Men in Black
We took advantage of a rather unusual offer in late April. The 6 newest stations were open a few hours on April 29 for self-guided tours, even though there were no trains running.  To see them all, one had to drive or walk between them.  So we made it our goal to do a 6-station trek, and back.  We figured, oh, 5+ km x 2 - we had to get back to our moto without the metro, of course - that's only 7 miles and we're used to that.  Oh, how wrong we were... but for now to the features of that day - the stations.

The line is billed as from "Mirti" to "Lodi" because the outer part of the line, the old train line, is already operating.  But Lodi is the most central of the Rome portion of the line - to date. The line still doesn't hook up with either of the other 2 operating lines - A and B, but it will when the San Giovanni station is added in, supposedly, 2016.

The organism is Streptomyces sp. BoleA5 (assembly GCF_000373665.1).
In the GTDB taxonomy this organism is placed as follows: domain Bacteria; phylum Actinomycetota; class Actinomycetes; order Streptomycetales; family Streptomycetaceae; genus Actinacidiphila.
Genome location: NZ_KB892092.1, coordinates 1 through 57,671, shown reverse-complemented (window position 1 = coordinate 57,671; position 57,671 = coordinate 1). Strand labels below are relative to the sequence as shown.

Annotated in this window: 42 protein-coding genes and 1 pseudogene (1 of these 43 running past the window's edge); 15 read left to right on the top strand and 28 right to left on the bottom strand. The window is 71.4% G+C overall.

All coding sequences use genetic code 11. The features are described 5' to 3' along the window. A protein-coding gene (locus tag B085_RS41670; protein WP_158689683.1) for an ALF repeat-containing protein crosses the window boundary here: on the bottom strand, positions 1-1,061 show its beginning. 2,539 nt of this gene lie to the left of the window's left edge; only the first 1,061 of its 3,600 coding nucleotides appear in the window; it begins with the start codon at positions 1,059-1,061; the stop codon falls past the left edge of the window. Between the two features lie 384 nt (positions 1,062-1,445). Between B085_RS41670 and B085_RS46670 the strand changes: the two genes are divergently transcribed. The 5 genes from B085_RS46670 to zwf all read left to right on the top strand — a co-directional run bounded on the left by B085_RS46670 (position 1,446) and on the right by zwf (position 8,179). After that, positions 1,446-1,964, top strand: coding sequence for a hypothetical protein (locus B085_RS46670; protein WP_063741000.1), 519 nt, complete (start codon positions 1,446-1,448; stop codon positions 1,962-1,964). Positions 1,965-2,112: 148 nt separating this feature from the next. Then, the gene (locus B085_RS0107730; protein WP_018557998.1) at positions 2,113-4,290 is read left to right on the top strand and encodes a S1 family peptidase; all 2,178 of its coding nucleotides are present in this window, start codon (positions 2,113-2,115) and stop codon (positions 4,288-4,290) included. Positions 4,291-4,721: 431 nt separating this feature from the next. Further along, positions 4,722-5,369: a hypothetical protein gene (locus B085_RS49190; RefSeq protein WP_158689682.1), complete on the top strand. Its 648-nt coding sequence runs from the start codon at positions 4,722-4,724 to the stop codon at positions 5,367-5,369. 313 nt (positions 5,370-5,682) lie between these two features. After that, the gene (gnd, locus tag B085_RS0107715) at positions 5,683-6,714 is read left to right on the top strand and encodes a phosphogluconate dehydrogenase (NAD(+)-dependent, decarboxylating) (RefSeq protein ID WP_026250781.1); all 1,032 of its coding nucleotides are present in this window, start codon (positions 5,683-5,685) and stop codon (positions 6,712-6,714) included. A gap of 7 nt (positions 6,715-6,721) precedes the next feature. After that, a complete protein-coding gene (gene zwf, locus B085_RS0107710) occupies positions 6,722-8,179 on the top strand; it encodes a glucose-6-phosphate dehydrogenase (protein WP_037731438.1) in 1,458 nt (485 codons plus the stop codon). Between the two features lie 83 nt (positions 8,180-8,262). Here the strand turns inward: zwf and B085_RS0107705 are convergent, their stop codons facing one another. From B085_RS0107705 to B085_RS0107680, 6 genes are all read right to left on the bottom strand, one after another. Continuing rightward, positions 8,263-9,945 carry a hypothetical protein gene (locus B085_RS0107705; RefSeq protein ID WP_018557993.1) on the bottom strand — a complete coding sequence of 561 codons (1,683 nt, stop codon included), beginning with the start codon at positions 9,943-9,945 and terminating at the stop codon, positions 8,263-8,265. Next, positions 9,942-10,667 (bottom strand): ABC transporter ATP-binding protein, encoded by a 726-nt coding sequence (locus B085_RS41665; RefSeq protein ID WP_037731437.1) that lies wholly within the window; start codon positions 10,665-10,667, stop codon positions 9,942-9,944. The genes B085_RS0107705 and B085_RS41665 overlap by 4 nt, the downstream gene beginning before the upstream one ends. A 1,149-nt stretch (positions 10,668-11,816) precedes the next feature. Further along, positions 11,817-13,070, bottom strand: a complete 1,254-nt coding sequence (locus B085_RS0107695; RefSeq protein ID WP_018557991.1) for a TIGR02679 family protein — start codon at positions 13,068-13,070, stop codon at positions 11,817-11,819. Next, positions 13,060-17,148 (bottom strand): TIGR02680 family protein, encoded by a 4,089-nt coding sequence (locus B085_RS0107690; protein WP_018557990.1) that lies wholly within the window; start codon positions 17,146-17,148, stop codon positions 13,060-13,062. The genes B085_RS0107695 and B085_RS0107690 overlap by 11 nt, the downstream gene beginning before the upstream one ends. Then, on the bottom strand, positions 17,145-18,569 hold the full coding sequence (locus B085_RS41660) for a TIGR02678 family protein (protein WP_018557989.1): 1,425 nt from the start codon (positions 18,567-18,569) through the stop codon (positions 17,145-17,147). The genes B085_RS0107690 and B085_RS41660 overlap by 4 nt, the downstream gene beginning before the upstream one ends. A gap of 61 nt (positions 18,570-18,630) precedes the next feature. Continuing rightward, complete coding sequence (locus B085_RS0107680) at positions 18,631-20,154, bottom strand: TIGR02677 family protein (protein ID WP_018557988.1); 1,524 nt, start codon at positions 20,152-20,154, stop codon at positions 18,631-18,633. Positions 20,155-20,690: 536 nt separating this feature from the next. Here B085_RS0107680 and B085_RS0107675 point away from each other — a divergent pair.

A visitor checks out the line - it's the part in red we're visiting.

So we showed up at the "Lodi" station - named for its proximity to Piazza Lodi - at noon, when the stations were to open.  Well, we were 5 minutes early.  So you can see the guys in black blocking the entrance until the appointed hour. And it turns out, guys in black were at every station, being very one-might-say fascist-like in ordering the few people coming to see the stations which way to go in and out, protecting fenced areas, and the like.  Part of the ambiance of the day.

Lodi is undistinguished from the outside.  It has only surface level entrances.  Below it has some of the grand travertine staircases and it looks wonderfully shiny new, of course.  So we dutifully walked down all the levels, and up, and marched on to the next station.

Pigneto station skylight, outside